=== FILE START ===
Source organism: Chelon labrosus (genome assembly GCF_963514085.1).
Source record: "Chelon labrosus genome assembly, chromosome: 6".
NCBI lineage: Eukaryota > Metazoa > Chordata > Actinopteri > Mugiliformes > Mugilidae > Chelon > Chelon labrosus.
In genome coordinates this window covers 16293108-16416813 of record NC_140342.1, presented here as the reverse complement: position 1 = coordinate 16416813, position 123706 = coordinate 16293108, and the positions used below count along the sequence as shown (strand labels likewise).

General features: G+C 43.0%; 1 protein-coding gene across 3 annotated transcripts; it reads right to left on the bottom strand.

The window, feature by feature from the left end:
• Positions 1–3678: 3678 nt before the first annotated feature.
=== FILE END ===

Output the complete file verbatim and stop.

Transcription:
Source organism: Chelon labrosus (genome assembly GCF_963514085.1).
Source record: "Chelon labrosus genome assembly, chromosome: 6".
NCBI lineage: Eukaryota > Metazoa > Chordata > Actinopteri > Mugiliformes > Mugilidae > Chelon > Chelon labrosus.
In genome coordinates this window covers 16293108-16416813 of record NC_140342.1, presented here as the reverse complement: position 1 = coordinate 16416813, position 123706 = coordinate 16293108, and the positions used below count along the sequence as shown (strand labels likewise).

General features: G+C 43.0%; 1 protein-coding gene across 3 annotated transcripts; it reads right to left on the bottom strand.

The window, feature by feature from the left end:
• Positions 1–3678: 3678 nt before the first annotated feature.